Title – Chaos Walking (2021)
Director – Doug Liman (The Wall)
Cast – Tom Holland, Daisy Ridley, Mads Mikkelsen, Demián Bichir, David Oyelowo, Kurt Sutter, Cynthia Erivo
Plot – In the future on a distant planet where men’s thoughts are displayed for all to hear/see in the form of “the noise”, teenager Todd Hewitt (Holland) discovers Viola (Ridley), a crash victim who also happens to be a female, a gender that has long been extinct on Todd’s planet.
“I’ve never seen a girl before. Who are you?”
Review by Eddie on 15/03/2021
I’m fairly certain this is the only time we will see Rey, Peter Parker, Martin Luther King and Hannibal Lector in the same movie, so if there’s nothing else, Doug Liman’s long delayed Sci-Fi at least provides us as viewers that opportunity to see some of cinemas most iconic characters (both real and conjured up) together for one big merry adventure.
Filmed way back in 2017 and a victim of some clear struggles in the editing suite/studio boardrooms, Liman’s adaptation of Patrick Ness’s extremely popular book at points appeared to be unlikely to ever enter existence but after re-shoots in 2019 (with help from Evil Dead director Fede Alvarez) and a global pandemic to contend with, the mid-budget offering has finally seen the light of day.
Considering the traumas of bringing this film to life, Chaos Walking could’ve been an absolute dumpster fire of a film and Liman has had history in the past of delivering highs such as The Bourne Identity and Edge of Tomorrow and forgettable outings like the recent Locked Down or Jumper, with Chaos Walking not unwatchable by any means but also not a film that deserved over four years of attention given to it just to end up like this.
The most obvious trouble the film has is in dealing with the central concept of a future planet where men’s thoughts are exposed through an odd occurrence known as “the noise”, an issue that has caused the female population of the planet to become extinct and males on edge at every moment as they try to control their inward thoughts and not let others into their most intimate and personal thinking.
On page this idea may’ve been a lot easier to imagine or conjure up but in a film, poor old Tom Holland as the main focus Todd (a name you will hear pronounced more than you will care to hear) and a rather stagnant Daisy Ridley as Todd’s new friend/love interest Viola struggle to get things happening around a concept that actually is more annoying than it should be when trying to enjoy a film and one that has a lot of ideas but none that really stick or are allowed to breath in a rather generic out couple on the run tale.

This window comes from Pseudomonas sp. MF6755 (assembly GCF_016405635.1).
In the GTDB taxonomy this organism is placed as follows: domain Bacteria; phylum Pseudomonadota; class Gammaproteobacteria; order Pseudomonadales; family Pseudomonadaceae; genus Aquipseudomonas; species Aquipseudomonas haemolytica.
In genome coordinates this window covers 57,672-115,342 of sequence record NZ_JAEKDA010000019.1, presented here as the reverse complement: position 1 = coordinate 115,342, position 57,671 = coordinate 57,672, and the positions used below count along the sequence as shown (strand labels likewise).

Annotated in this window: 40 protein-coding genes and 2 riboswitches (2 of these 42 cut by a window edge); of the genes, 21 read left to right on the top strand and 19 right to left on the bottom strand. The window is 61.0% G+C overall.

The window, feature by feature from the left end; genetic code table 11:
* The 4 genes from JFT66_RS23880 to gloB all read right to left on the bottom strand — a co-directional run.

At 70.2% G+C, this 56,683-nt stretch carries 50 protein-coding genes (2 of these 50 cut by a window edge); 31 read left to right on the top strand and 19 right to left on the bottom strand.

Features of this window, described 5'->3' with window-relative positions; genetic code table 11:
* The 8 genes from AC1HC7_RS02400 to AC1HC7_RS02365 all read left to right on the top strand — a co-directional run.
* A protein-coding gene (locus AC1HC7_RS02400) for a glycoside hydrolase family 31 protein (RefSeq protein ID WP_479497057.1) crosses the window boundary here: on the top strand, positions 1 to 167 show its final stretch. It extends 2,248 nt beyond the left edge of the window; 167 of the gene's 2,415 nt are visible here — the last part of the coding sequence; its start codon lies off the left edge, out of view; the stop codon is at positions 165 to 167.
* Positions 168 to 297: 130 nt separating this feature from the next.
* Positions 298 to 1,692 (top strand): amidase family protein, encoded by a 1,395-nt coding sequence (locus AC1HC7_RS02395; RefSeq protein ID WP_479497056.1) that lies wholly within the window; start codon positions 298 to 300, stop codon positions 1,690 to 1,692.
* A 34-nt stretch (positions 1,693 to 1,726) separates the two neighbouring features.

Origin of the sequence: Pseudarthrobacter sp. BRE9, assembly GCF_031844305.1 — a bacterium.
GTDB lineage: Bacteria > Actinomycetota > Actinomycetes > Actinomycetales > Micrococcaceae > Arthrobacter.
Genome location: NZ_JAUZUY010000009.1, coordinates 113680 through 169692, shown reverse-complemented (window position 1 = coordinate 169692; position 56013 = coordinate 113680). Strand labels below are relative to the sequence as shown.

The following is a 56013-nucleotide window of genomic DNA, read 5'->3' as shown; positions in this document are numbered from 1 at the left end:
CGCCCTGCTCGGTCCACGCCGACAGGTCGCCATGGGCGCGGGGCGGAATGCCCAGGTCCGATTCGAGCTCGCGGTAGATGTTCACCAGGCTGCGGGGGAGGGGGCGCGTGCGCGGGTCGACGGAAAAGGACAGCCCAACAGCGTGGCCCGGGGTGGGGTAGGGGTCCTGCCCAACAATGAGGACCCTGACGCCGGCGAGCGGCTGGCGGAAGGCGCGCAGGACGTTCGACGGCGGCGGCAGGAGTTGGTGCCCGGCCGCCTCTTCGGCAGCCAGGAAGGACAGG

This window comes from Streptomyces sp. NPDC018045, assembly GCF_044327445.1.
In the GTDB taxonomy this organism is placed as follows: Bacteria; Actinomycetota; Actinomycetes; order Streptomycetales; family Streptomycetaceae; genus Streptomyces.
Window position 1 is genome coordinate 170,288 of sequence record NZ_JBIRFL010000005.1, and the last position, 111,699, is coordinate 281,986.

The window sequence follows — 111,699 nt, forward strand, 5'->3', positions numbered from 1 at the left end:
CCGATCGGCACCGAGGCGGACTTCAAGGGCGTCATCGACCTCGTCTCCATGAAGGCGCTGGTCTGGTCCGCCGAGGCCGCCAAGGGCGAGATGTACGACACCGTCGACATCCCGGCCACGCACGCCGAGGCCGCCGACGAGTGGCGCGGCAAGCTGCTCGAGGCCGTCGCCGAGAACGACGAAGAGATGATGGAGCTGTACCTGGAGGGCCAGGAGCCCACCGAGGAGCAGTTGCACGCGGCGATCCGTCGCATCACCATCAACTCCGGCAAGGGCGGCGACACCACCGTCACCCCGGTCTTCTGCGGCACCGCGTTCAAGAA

None of the energy or spectacle that Liman bought to his key films like the aforementioned Bourne Identity or Edge of Tomorrow is present in Chaos Walking either which is a big missing element of the film.
Exploring Todd’s world that Viola has found herself crashed landed on should be thrilling and full of adventure and filled with heart in mouth moments but mostly you’re just feeling sorry for the actors of this calibre, that includes a you guessed it villainous role for Mads Mikkelsen and a fairly embarrassing batch of roles for the likes of Demián Bichir and David Oyelowo (ranting and raving his way through his screen-time) getting stuck with such dry and uninspired material that should’ve been anything but.
Final Say –
Unfortunately not worth the wait and pain of the troubles that followed its creation, Chaos Walking is a mostly poor attempt at creating a new Sci-Fi world for cinema-goers to explore and a waste of a large collection of talented performers.
2 antennas out of 5